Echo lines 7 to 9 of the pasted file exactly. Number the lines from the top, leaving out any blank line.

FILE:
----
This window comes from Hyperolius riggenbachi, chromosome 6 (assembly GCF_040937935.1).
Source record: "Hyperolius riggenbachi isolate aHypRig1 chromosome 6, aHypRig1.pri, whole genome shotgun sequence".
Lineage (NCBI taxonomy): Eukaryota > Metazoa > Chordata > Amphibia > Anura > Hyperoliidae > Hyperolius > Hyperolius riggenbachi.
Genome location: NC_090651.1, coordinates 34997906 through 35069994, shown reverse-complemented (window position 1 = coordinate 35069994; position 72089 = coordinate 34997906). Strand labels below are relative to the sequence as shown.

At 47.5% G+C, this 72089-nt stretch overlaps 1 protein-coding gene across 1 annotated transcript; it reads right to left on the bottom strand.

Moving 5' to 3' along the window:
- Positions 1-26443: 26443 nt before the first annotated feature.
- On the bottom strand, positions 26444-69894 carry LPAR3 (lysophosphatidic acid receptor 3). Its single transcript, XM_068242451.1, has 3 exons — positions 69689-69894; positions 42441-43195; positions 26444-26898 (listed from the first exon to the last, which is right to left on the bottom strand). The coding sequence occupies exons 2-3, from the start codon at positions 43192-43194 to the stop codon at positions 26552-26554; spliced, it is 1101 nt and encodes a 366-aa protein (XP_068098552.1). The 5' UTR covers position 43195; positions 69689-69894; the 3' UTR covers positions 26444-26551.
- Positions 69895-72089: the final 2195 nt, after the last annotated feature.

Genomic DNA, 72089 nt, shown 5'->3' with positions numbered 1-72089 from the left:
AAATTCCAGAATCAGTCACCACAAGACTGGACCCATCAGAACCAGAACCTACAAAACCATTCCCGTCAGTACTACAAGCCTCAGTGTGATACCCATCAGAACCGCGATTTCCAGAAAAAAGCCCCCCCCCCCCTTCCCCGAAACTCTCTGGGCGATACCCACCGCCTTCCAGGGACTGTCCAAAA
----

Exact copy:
- Positions 1-26443: 26443 nt before the first annotated feature.
- On the bottom strand, positions 26444-69894 carry LPAR3 (lysophosphatidic acid receptor 3). Its single transcript, XM_068242451.1, has 3 exons — positions 69689-69894; positions 42441-43195; positions 26444-26898 (listed from the first exon to the last, which is right to left on the bottom strand). The coding sequence occupies exons 2-3, from the start codon at positions 43192-43194 to the stop codon at positions 26552-26554; spliced, it is 1101 nt and encodes a 366-aa protein (XP_068098552.1). The 5' UTR covers position 43195; positions 69689-69894; the 3' UTR covers positions 26444-26551.
- Positions 69895-72089: the final 2195 nt, after the last annotated feature.